}
    }
  );
}
</script>
</head>

<body>
<div class="nohttp">
  <p>You must load this Web page using HTTP.
  Run the Edbot Software and use the following link:
  <p><a href="http://localhost:8080/coding/javascript/monitor.html">http://localhost:8080/coding/javascript/monitor.html</a>
  <p>If you\'ve changed the server port in the server setup, substitute your port in the link above.
</div>
<div class="container">
  <p id="header">Monitoring Edbot server on </p>
  <textarea id="reporter" readonly="true"></textarea>
</div>
</body>
</html>
1 The Edbot JavaScript API uses jQuery. This should be included first.
2 Include the Edbot JavaScript API.
3 Create a new EdbotClient instance.
4 Call the EdbotClient connect method to connect to the Edbot server.
5 Handle received messsages.
6 Register an onclose callback to handle a closed connection.

You can try this example by clicking on the link below:

If you've changed the server port in the Edbot server setup, substitute your port in the link above.

Reference

EdbotClient

The EdbotClient class encapsulates the Edbot JavaScript API.

Constructor

Create a new instance by calling the constructor and assigning it to a variable.

new edbot.EdbotClient(server, port[, options])

Parameters:

server

string

The ip address or hostname of the Edbot server.

port

integer

The port number on which the server is running.

options

object

Optional properties:

user

string

User name, default: "User".

client

string

Client description, default: "JavaScript".

Return:

A new EdbotClient instance.


connect

Open a connection to the Edbot server.

connect([options])

Parameters:

options

object

Optional properties:

onopen(event)

function

Callback fired after opening a connection to the Edbot server. Event is of type Event.

oninit(event)

function

Callback fired once when data for each configured robot has been received. Event is of type MessageEvent.

onmessage(event)

function

Callback fired when a message is received from the Edbot server. Event is of type MessageEvent. The message data is available in the event's data property.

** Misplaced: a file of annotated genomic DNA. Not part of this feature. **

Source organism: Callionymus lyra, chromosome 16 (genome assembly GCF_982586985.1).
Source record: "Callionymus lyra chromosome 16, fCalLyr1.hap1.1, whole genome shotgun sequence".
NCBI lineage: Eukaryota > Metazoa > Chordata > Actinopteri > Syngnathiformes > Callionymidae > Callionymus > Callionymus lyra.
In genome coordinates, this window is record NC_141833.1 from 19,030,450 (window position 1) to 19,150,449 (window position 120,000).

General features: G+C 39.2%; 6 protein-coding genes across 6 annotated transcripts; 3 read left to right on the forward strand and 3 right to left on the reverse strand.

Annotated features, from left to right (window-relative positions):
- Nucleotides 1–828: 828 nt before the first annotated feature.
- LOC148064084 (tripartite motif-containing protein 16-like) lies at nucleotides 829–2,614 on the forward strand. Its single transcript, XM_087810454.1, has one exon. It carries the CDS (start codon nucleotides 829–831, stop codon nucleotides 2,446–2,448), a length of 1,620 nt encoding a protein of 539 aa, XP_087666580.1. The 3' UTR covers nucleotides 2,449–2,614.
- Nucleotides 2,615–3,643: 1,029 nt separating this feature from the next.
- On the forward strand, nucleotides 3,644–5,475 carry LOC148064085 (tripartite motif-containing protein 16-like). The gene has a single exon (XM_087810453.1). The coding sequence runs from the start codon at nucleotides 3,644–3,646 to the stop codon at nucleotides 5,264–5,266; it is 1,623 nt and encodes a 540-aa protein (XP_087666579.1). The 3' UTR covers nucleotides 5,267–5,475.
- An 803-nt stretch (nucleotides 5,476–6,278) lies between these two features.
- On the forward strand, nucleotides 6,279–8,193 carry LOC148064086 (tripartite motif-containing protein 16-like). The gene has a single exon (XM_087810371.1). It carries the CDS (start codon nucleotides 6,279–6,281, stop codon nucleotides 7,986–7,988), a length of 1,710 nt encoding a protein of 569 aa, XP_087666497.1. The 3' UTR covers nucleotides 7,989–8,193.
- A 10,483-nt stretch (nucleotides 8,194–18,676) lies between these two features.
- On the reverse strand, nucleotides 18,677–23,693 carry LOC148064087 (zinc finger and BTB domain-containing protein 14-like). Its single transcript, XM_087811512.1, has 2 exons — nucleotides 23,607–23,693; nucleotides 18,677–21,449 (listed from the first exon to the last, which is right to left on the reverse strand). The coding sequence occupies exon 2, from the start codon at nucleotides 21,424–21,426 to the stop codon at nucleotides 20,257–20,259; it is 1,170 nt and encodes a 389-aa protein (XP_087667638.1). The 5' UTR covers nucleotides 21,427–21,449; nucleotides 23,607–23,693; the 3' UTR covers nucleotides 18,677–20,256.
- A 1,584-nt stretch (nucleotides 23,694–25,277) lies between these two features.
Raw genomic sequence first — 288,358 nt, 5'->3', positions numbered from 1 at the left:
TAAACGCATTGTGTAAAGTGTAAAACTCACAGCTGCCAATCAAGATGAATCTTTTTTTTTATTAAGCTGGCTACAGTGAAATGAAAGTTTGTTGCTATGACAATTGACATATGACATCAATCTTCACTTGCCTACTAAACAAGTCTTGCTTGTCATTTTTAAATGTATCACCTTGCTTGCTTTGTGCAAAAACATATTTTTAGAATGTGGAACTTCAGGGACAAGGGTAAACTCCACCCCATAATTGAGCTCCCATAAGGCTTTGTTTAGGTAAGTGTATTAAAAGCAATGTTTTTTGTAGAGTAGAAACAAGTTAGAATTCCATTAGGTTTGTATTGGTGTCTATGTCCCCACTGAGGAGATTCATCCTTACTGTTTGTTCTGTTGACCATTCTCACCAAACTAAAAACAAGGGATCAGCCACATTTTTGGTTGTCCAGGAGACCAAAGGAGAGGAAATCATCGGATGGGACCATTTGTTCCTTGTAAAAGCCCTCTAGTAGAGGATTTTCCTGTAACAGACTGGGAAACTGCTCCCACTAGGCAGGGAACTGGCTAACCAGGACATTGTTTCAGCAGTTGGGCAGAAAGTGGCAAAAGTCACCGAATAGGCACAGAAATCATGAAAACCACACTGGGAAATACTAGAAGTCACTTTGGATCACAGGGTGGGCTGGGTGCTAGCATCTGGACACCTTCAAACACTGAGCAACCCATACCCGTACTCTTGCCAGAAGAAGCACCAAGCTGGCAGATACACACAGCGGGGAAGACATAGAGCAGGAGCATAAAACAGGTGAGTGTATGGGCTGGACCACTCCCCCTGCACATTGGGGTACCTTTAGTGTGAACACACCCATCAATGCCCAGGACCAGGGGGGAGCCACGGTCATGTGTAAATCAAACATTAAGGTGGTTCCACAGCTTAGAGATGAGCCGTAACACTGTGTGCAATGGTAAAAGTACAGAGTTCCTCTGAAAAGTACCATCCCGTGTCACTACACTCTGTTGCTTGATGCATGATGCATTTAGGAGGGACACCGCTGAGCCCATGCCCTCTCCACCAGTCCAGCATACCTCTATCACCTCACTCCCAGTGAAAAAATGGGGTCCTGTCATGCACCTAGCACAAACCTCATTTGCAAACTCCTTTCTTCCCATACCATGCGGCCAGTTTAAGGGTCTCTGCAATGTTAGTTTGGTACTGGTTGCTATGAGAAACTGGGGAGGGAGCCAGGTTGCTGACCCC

onclose(event)

function

Callback fired when the connection is closed. Event is of type CloseEvent.

onerror(event)

function

Callback fired when an error occurs. Event is of type Event.

Return:

None.


getConnected

Check if this client instance is connected to the Edbot server.

getConnected()

Parameters:

None.

Return:

true if connected, otherwise false.


disconnect

Close the connection to the Edbot server. This functon will initiate an orderly disconnection.

disconnect()

Parameters:

None.

Return:

None.


getRobotNames

Get an unsorted array containing the names of the robots on this server.

getRobotNames([model])

Parameters:

model

string

Optionally pass in the model key to filter a specific type of robot. Currently defined keys are are "edbot", "dream" and "play".

Return:

The robot names as an array of strings.


getRobot

Return the named robot as an object.

getRobot(name)

Parameters:

name

string

The name of the robot.

Return:

An object with the following properties:

model

object

An object containing the robot model name, type and key.

enabled

boolean

true if the robot is enabled.

connected

boolean

true if the robot is connected via Bluetooth.

activeUser

string

The currently active user. null means the active user is bypassed.

reporters

object

An object containing the Reporters such as sensor values.


getData

Get an object containing the Edbot server data.

getData()

Parameters:

None.

Return:

An object with the following properties:

robots

dict

The robots configured on the server. See the [robot] parameters dictionary above.

initComplete

boolean

Call to connect() has initialised.

server

object

An object containing the server version and platform.

auth

string

A unique token allocated by the server used to identify this session.

user

string

The current user connection.

users

array

The users connected to the server.


isActive

Does this connection have control of the robot?

isActive(name)

Parameters:

name

string

The name of the robot.

Return:

Returns true if the current user is active, otherwise false.

You can retrieve the name of the currently active user using:

getRobot(name).activeUser

getRemoteServers

Return a list of the remote Edbot servers returned from the last network scan. Note this will not initiate a new network scan.

getRemoteServers([, cb][, cbd])

Parameters:

cb

function

Callback fired when the response is returned. The callback should be of the form:

cb = function(res, cbd) {}

The res object contains the following properties:

status

object

Object with boolean property success and string property message.

data

object

The returned data on success, else null. The returned data is an array of Edbot servers. Each array element is an object with properties host and port.

cbd

object

User data passed to the response callback above.

Return:

None.


setServoSpeed

Set the servo speed.

setServoSpeed(name, path[, cb][, cbd])

Parameters

name

string

The name of the robot.

path

string